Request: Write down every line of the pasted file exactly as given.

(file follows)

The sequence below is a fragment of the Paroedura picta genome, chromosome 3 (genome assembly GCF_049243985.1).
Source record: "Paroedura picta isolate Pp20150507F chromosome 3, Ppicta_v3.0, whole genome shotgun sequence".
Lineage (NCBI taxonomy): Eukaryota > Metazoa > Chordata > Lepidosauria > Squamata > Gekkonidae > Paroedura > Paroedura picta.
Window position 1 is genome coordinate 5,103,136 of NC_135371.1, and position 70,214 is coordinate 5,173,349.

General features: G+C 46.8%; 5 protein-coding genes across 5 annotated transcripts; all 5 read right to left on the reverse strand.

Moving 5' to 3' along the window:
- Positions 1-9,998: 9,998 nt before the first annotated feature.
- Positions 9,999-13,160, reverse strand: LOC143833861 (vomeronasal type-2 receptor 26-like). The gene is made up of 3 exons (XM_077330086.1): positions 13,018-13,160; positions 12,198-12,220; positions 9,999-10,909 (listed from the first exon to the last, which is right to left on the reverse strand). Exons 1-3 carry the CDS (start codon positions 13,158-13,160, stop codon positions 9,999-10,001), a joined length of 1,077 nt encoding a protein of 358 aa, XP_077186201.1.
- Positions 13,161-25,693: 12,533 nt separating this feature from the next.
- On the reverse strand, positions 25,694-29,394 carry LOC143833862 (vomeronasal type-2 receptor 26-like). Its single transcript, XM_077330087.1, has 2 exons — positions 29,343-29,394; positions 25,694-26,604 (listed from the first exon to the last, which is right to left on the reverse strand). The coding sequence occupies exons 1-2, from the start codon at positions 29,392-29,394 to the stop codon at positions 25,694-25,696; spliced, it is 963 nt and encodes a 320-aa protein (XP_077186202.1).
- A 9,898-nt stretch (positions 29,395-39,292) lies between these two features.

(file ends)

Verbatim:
The sequence below is a fragment of the Paroedura picta genome, chromosome 3 (genome assembly GCF_049243985.1).
Source record: "Paroedura picta isolate Pp20150507F chromosome 3, Ppicta_v3.0, whole genome shotgun sequence".
Lineage (NCBI taxonomy): Eukaryota > Metazoa > Chordata > Lepidosauria > Squamata > Gekkonidae > Paroedura > Paroedura picta.
Window position 1 is genome coordinate 5,103,136 of NC_135371.1, and position 70,214 is coordinate 5,173,349.

General features: G+C 46.8%; 5 protein-coding genes across 5 annotated transcripts; all 5 read right to left on the reverse strand.

Moving 5' to 3' along the window:
- Positions 1-9,998: 9,998 nt before the first annotated feature.
- Positions 9,999-13,160, reverse strand: LOC143833861 (vomeronasal type-2 receptor 26-like). The gene is made up of 3 exons (XM_077330086.1): positions 13,018-13,160; positions 12,198-12,220; positions 9,999-10,909 (listed from the first exon to the last, which is right to left on the reverse strand). Exons 1-3 carry the CDS (start codon positions 13,158-13,160, stop codon positions 9,999-10,001), a joined length of 1,077 nt encoding a protein of 358 aa, XP_077186201.1.
- Positions 13,161-25,693: 12,533 nt separating this feature from the next.
- On the reverse strand, positions 25,694-29,394 carry LOC143833862 (vomeronasal type-2 receptor 26-like). Its single transcript, XM_077330087.1, has 2 exons — positions 29,343-29,394; positions 25,694-26,604 (listed from the first exon to the last, which is right to left on the reverse strand). The coding sequence occupies exons 1-2, from the start codon at positions 29,392-29,394 to the stop codon at positions 25,694-25,696; spliced, it is 963 nt and encodes a 320-aa protein (XP_077186202.1).
- A 9,898-nt stretch (positions 29,395-39,292) lies between these two features.